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by Lord Kelvin

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56 pages51 minutes

My subject this evening is not the physical properties of crystals, not even their dynamics; it is merely the geometry of the structure—the arrangement of the molecules in the constitution of a crystal. Every crystal is a homogeneous assemblage of small bodies or molecules. The converse proposition is scarcely true, unless in a very extended sense of the term crystal. I can best explain a homogeneous assemblage of molecules by asking you to think of a homogeneous assemblage of people. To be homogeneous every person of the assemblage must be equal and similar to every other: they must be seated in rows or standing in rows in a perfectly similar manner. Each person, except those on the borders of the assemblage, must have a neighbour on one side and an equi-distant neighbour on the other: a neighbour on the left front and an equi-distant neighbour behind on the right, a neighbour on the right front and an equi-distant neighbour behind on the left.

Publisher: SkylineReleased: Nov 7, 2017ISBN: 9788827512678Format: book

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**FOOTNOTES: **

§ 1. My subject this evening is not the physical properties of crystals, not even their dynamics; it is merely the geometry of the structure—the arrangement of the molecules in the constitution of a crystal. Every crystal is a homogeneous assemblage of small bodies or molecules. The converse proposition is scarcely true, unless in a very extended sense of the term crystal ( § 20 below). I can best explain a homogeneous assemblage of molecules by asking you to think of a homogeneous assemblage of people. To be homogeneous every person of the assemblage must be equal and similar to every other: they must be seated in rows or standing in rows in a perfectly similar manner. Each person, except those on the borders of the assemblage, must have a neighbour on one side and an equi-distant neighbour on the other: a neighbour on the left front and an equi-distant neighbour behind on the right, a neighbour on the right front and an equi-distant neighbour behind on the left. His two neighbours in front and his two neighbours behind are members of two rows equal and similar to the rows consisting of himself and his right-hand and left-hand neighbours, and their neighbours’ neighbours indefinitely to right and left. In particular cases the nearest of the front and rear neighbours may be right in front and right in rear; but we must not confine our attention to the rectangularly grouped assemblages thus constituted. Now let there be equal and similar assemblages on floors above and below that which we have been considering, and let there be any indefinitely great number of floors at equal distances from one another above and below. Think of any one person on any intermediate floor and of his nearest neighbours on the floors above and below. These three persons must be exactly in one line; this, in virtue of the homogeneousness of the assemblages on the three floors, will secure that every person on the intermediate floor is exactly in line with his nearest neighbours above and below. The same condition of alignment must be fulfilled by every three consecutive floors, and we thus have a homogeneous assemblage of people in three dimensions of space. In particular cases every person’s nearest neighbour in the floor above may be vertically over him, but we must not confine our attention to assemblages thus rectangularly grouped in vertical lines.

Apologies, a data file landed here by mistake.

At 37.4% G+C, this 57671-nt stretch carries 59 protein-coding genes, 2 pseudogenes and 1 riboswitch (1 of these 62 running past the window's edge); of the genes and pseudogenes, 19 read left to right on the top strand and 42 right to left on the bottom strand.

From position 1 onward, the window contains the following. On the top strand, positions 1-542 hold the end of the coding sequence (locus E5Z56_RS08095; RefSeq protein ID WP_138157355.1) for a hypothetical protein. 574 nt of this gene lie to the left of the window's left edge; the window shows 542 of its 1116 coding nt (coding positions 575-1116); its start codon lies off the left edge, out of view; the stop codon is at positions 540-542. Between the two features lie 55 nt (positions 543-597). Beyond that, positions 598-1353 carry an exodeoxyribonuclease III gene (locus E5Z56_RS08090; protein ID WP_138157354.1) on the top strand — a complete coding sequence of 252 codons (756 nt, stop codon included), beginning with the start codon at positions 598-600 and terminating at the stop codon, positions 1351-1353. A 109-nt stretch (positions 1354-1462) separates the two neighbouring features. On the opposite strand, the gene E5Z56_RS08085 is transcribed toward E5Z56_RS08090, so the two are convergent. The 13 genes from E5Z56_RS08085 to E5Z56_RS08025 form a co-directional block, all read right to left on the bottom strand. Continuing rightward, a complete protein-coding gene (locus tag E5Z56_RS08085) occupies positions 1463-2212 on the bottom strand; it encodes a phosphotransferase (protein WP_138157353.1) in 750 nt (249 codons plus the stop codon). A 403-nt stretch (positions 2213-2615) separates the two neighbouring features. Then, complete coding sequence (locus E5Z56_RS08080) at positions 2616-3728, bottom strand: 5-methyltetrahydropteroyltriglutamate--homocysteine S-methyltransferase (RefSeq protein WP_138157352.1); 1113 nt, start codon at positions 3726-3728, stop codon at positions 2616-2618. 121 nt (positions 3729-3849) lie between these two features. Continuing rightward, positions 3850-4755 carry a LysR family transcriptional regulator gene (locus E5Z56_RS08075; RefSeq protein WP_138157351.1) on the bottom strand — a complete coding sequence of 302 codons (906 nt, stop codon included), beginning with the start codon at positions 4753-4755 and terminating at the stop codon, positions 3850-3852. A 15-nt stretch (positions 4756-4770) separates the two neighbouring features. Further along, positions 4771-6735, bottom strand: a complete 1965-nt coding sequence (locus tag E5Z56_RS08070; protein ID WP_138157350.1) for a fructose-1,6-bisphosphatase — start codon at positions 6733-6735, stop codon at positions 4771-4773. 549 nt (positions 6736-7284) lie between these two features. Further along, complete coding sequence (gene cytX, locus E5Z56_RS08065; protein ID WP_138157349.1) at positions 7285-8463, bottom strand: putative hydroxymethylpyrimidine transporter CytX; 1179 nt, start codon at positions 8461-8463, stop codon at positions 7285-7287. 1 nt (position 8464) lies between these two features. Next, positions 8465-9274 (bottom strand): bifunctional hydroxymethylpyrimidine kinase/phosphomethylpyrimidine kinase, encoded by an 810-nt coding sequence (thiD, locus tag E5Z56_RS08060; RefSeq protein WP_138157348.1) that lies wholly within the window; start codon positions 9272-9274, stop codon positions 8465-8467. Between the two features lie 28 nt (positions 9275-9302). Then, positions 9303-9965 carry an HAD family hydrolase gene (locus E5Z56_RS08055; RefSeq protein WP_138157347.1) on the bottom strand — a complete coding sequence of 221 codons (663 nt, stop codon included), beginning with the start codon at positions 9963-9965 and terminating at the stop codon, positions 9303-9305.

§ 2. Consider now any particular person *C *(Fig. 1) on any intermediate floor, *D *and *D′ *his nearest neighbours, *E *and *E′ *his next nearest neighbours all on his own floor. His next next nearest neighbours on that floor will be in the positions *F *and *F′ *in the diagram. Thus we see that each person *C *is surrounded by six persons, *DD′ *, *EE′ *and *FF′ *, being his nearest, his next nearest, and his next next nearest neighbours on his own floor. Excluding for simplicity the special cases of rectangular grouping, we see that the angles of the six equal and similar triangles *CDE *, *CEF *, &c., are all acute: and because the six triangles are equal and similar we see that the three pairs of mutually remote sides of the hexagon *DEFD′E′F′ *are equal and parallel.

Fig. 1

§ 3. Let now *A *, *A′ *, *A″ *, &c., denote places of persons of the homogeneous assemblage on the floor immediately above, and *B *, *B′ *, *B″ *, &c. on the floor immediately below, the floor of *C *. In the diagram let *a *, *a′ *, *a″ *be points in which the floor of *CDE *is cut by perpendiculars to it through *A *, *A′ *, *A″ *of the floor above, and *b *, *b′ *, *b″ *by perpendiculars from *B *, *B′ *, *B″ *of the floor below. Of all the perpendiculars from the floors immediately above and below, just two, one from each, cut the area of the parallelogram *CDEF *: and they cut it in points similarly situated in respect to the oppositely oriented triangles into which it is divided by either of its diagonals. Hence if *a *lies in the triangle *CDE *, the other five triangles of the hexagon must be cut in the corresponding points, as shown in the diagram. Thus, if we think only

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